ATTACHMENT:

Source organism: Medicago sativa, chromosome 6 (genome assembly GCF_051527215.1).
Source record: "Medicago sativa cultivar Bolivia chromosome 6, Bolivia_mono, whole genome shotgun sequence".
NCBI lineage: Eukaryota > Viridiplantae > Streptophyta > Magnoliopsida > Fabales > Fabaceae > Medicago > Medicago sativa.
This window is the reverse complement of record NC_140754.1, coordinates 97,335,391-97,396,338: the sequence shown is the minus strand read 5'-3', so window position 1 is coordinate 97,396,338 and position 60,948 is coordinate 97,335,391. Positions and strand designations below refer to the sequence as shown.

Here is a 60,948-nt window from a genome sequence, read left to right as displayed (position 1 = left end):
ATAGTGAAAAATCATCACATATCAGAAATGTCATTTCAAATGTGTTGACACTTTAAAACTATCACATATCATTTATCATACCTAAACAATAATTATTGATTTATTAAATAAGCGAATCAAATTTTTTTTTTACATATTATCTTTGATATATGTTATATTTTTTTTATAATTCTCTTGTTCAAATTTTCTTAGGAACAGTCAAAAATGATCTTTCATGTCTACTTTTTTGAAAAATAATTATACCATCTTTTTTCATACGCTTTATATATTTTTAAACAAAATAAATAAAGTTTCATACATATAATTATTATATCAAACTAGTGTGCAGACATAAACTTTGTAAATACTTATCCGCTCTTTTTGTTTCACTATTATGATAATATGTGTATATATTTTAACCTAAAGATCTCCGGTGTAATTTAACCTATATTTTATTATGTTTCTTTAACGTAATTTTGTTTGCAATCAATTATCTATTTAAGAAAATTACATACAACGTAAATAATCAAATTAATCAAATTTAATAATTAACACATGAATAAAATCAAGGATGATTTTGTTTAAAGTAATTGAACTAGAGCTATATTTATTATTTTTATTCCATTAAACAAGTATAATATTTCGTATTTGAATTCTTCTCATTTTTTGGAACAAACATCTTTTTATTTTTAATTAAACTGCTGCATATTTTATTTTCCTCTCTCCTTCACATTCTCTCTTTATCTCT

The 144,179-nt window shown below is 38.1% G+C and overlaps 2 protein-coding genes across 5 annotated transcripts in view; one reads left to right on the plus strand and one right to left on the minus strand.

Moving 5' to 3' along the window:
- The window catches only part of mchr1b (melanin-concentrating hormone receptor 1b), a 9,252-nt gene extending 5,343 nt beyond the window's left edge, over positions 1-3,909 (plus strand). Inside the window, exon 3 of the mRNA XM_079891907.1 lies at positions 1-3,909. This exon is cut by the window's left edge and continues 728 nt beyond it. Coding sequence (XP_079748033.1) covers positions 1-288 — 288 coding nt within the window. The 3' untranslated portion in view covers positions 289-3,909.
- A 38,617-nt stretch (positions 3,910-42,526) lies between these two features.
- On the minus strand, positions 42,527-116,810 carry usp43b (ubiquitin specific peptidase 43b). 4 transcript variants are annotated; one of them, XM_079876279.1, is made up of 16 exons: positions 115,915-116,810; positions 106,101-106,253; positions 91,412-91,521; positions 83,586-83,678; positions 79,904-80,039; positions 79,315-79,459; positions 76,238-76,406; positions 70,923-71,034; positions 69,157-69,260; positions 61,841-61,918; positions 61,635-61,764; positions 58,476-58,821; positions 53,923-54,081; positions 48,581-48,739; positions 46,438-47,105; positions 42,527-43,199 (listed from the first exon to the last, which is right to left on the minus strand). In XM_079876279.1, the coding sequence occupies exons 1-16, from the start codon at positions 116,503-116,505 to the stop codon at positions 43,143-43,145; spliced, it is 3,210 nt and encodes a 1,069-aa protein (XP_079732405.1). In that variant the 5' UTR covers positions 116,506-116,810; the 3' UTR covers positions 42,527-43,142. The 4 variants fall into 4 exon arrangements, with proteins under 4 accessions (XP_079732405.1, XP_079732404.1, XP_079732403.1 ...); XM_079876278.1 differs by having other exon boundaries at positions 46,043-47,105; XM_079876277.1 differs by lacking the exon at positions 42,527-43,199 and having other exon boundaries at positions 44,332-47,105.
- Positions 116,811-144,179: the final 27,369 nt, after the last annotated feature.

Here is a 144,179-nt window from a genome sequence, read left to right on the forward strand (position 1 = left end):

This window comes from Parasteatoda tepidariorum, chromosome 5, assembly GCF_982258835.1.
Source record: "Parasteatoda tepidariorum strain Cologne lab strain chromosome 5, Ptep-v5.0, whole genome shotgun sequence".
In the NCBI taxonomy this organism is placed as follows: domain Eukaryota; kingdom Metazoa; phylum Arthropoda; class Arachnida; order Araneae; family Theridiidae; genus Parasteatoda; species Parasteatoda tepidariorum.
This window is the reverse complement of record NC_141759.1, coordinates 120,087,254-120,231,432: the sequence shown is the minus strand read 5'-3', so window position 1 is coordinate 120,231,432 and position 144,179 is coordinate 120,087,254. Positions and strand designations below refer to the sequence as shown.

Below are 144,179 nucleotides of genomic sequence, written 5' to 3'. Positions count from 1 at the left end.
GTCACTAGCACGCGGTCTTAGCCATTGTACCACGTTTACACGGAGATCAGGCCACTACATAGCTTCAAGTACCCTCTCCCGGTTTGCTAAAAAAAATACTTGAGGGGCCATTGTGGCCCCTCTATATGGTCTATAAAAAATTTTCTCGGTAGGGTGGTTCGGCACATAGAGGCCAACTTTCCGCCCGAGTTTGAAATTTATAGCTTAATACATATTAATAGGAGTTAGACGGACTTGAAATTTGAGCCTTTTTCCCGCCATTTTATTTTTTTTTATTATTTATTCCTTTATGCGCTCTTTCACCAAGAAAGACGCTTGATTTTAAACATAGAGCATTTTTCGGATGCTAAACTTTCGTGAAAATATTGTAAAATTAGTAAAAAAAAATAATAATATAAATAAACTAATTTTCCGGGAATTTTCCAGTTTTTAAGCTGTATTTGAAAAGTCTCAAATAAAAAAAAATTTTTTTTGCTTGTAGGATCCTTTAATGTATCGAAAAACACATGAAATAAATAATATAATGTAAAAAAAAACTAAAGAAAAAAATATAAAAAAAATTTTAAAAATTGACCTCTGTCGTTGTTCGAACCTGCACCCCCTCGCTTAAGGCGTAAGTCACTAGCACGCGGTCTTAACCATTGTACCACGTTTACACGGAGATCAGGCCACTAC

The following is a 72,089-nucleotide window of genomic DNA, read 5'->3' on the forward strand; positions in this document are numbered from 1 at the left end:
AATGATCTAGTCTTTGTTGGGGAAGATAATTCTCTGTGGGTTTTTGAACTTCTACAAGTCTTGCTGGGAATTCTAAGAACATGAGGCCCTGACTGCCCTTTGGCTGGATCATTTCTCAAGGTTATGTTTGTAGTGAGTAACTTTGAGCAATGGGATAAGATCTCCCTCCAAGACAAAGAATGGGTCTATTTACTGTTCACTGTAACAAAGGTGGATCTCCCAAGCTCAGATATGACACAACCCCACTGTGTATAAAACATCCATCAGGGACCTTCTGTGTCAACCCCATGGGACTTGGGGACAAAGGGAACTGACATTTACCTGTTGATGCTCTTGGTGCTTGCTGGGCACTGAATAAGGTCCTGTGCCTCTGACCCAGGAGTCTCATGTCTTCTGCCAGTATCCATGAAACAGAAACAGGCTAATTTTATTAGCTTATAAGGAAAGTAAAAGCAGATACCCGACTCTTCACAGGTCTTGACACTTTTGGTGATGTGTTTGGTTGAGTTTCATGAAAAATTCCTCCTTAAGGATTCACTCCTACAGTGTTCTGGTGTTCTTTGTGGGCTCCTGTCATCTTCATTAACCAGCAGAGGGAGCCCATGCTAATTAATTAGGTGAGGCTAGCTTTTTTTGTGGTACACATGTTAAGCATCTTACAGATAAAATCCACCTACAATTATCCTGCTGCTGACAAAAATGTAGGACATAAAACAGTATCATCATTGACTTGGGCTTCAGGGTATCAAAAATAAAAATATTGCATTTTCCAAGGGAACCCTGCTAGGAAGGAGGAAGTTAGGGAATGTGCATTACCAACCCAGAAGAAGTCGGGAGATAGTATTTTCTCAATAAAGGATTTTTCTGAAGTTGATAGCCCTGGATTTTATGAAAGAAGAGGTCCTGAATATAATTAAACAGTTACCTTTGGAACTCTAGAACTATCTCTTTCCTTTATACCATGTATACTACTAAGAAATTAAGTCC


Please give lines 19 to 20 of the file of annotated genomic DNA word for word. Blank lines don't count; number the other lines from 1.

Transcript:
GTCACTAGCACGCGGTCTTAGCCATTGTACCACGTTTACACGGAGATCAGGCCACTACATAGCTTCAAGTACCCTCTCCCGGTTTGCTAAAAAAAATACTTGAGGGGCCATTGTGGCCCCTCTATATGGTCTATAAAAAATTTTCTCGGTAGGGTGGTTCGGCACATAGAGGCCAACTTTCCGCCCGAGTTTGAAATTTATAGCTTAATACATATTAATAGGAGTTAGACGGACTTGAAATTTGAGCCTTTTTCCCGCCATTTTATTTTTTTTTATTATTTATTCCTTTATGCGCTCTTTCACCAAGAAAGACGCTTGATTTTAAACATAGAGCATTTTTCGGATGCTAAACTTTCGTGAAAATATTGTAAAATTAGTAAAAAAAAATAATAATATAAATAAACTAATTTTCCGGGAATTTTCCAGTTTTTAAGCTGTATTTGAAAAGTCTCAAATAAAAAAAAATTTTTTTTGCTTGTAGGATCCTTTAATGTATCGAAAAACACATGAAATAAATAATATAATGTAAAAAAAAACTAAAGAAAAAAATATAAAAAAAATTTTAAAAATTGACCTCTGTCGTTGTTCGAACCTGCACCCCCTCGCTTAAGGCGTAAGTCACTAGCACGCGGTCTTAACCATTGTACCACGTTTACACGGAGATCAGGCCACTAC

The following is a 72,089-nucleotide window of genomic DNA, read 5'->3' on the forward strand; positions in this document are numbered from 1 at the left end: